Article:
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But for chaste love the Mullet hath no peer;
For, if the fisher hath surpris'd her pheer,
As mad with wo, to shore she followeth,
Prest to consort him, both in life and death.

(Dubartas, Fifth Day).

On the contrary, what shall I say of the House-Cock, which treads any hen; and, then, contrary to the Swan, the Partridge, and Pigeon, takes no care to hatch, to feed, or cherish his own brood, but is senseless, though they perish. And it is considerable, that the Hen (which, because she also takes any Cock, expects it not), who is sure the chickens be her own, hath by a moral impression her care and affection to her own brood more than doubled, even to such a height, that our Saviour, in expressing his love to Jerusalem (Mat. xxiii. 37), quotes her, for an example of tender affection, as his Father had done Job, for a pattern of patience.

And to parallel this Cock, there be divers fishes that cast their spawn on flags or stones, and then leave it uncovered, and exposed to become a prey and be devoured by vermin or other fishes. But other fishes, as namely the Barbel, take such care for the preservation of their seed, that, unlike to the Cock, or the Cuckoo, they mutually labour, both the spawner and the melter, to cover their spawn with sand, or watch it, or hide it in some secret place, unfrequented by vermin or by any fish but themselves.

Sir, these examples may, to you and others, seem strange; but they are testified, some by Aristotle, some by Pliny, some by Gesner, and by many others of credit; and are believed and known by divers, both of wisdom and experience, to be a truth; and indeed are, as I said at the beginning, fit for the contemplation of a most serious and a most pious man. And, doubtless, this made the prophet David say, 'They that occupy themselves in deep waters, see the wonderful works of God': indeed such wonders, leasures too, as the land affords not.


And that they be fit for the contemplation of the most prudent, and pious, and peaceable men, seems to be testified by the practice of so many devout and contemplative men,

as the Patriarchs and Prophets of old; and of the Apostles of our Saviour in our latter times, of which twelve, we are sure, he chose four that were simple fishermen, whom he inspired, and sent to publish his blessed will to the Gentiles; and inspired them also with a power to speak all languages, and by their powerful eloquence to beget faith in the unbelieving Jews; and themselves to suffer for that Saviour, whom their forefathers and they had crucified; and, in their sufferings, to preach freedom from the incumbrances of the law, and a new way to everlasting life: this was the employment of these happy fishermen. Concerning which choice, some have made these observations: First, that he never reproved these, for their employment or calling, as he did the Scribes and the Moneychangers. And secondly, he found that the hearts of such men, by nature, were fitted for contemplation and quietness; men of mild, and sweet, and peaceable spirits, as indeed most Anglers are: these men our blessed Saviour, who is observed to love to plant grace in good natures, though indeed nothing be too hard for him, yet these men he chose to call from their irreprovable employment of fishing, and gave them grace to be his disciples, and to follow him, and do wonders; I say four of twelve.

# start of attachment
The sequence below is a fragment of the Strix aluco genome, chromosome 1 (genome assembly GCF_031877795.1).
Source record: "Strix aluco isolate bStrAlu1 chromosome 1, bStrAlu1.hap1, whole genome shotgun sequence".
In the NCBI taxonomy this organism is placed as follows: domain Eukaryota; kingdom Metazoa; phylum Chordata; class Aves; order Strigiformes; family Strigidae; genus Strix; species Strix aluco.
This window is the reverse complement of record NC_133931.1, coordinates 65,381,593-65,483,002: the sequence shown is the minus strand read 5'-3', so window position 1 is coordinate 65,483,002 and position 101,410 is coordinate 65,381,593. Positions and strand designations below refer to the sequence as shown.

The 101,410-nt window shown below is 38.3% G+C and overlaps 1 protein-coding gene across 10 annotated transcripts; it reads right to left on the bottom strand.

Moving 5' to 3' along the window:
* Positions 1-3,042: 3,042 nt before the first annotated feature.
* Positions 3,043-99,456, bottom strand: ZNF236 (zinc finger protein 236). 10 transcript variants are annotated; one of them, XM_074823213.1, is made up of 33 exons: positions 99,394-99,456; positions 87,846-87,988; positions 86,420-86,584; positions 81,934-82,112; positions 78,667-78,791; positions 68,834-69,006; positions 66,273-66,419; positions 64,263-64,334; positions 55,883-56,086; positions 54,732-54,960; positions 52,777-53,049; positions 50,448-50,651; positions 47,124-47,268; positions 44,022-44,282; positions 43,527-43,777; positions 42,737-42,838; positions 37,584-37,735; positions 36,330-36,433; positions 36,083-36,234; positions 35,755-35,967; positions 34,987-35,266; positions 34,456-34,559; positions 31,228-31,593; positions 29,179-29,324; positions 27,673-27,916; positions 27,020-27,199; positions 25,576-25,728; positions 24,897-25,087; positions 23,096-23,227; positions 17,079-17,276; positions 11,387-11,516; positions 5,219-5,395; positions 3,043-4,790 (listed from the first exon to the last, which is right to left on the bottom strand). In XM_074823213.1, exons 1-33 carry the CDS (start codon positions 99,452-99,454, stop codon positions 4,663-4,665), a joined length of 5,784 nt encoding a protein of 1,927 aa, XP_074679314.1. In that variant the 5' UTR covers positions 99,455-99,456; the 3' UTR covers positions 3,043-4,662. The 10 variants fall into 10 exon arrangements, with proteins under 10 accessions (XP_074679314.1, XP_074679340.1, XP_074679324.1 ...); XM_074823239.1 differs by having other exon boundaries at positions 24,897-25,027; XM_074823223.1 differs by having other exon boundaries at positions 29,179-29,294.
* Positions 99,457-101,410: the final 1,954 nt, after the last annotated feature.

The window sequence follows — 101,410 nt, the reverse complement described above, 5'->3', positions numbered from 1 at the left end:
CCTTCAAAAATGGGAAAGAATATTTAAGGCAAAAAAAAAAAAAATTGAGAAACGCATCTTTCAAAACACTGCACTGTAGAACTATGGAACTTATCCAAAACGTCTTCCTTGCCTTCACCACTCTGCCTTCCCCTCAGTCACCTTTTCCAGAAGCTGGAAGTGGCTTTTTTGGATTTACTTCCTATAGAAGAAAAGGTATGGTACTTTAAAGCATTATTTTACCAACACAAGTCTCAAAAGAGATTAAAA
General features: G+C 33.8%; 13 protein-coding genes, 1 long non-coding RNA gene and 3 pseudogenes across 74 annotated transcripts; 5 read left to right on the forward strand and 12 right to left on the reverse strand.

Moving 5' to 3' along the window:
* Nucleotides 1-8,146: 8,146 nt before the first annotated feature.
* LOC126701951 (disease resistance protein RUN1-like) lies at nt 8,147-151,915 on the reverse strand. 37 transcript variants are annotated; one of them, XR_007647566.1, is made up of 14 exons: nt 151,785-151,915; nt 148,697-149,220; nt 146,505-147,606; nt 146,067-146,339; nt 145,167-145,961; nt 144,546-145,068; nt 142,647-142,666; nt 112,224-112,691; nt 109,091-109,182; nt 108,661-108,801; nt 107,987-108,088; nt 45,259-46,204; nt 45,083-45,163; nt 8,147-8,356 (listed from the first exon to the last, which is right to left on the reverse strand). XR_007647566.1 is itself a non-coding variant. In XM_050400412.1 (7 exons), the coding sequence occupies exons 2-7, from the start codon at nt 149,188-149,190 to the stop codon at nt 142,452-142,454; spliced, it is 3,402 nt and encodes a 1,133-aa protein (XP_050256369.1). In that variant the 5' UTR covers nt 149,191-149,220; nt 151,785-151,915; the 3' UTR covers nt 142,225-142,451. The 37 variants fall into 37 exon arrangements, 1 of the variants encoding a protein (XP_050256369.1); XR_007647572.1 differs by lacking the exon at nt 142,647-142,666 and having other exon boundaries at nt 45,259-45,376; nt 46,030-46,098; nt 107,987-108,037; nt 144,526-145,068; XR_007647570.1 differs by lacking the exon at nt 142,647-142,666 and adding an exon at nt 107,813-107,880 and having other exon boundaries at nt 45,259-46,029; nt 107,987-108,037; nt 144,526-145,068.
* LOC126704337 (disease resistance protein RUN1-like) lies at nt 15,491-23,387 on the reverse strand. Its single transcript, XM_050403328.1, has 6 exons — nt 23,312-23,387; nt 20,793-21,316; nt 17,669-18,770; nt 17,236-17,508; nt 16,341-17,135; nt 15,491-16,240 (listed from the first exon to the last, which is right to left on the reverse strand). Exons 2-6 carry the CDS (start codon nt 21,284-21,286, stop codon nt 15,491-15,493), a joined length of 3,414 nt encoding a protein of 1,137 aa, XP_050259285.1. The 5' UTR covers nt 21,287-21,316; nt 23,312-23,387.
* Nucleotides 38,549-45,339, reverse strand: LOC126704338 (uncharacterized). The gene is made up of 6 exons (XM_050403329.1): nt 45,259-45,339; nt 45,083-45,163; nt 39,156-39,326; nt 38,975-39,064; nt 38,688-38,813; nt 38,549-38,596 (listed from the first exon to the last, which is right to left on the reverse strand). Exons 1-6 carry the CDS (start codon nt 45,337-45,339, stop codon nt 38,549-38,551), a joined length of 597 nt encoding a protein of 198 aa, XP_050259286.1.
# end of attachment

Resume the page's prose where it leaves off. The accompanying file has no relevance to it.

And it is observable, that it was our Saviour's will that these, our four fishermen, should have a priority of nomination in the catalogue of his twelve Apostles (Mat. x.), as namely, first St. Peter, St. Andrew, St. James, and St. John; and, then, the rest in their order.

And it is yet more observable, that when our blessed Saviour went up into the mount, when he left the rest of his disciples, and chose only three to bear him company at his Transfiguration, that those three were all fishermen. And it is to be believed, that all the other Apostles, after they betook themselves to follow Christ, betook themselves to be fishermen too; for it is certain, that the greater number of them were found together, fishing, by after his resurrection, as it is recorded in the twenty-first chapter of St. John's gospel.

And since I have your promise to hear me with patience,


I will take a liberty to look back upon an observation that hath been made by an ingenuous and learned man; who observes, that God hath been pleased to allow those whom he himself hath appointed to write his holy will in holy writ, yet to express his will in such metaphors as their former affections or practice had inclined them to. And he brings Solomon for an example, who, before his conversion, was remarkably carnally amorous; and after, by God's appointment, wrote that spiritual dialogue, or holy amorous love-song the Canticles, betwixt God and his church in which he says, 'his beloved had eyes like the fish-pools of Heshbon.'

And if this hold in reason, as I see one to the contrary, then it may be probably concluded, that Moses, who I told you before writ the book of Job, and the prophet Amos, who was a shepherd, were both Anglers; for you shall, in all the Old Testament, find fish-hooks, I think but twice mentioned, namely, by meek Moses the friend of God, and by the humble prophet Amos.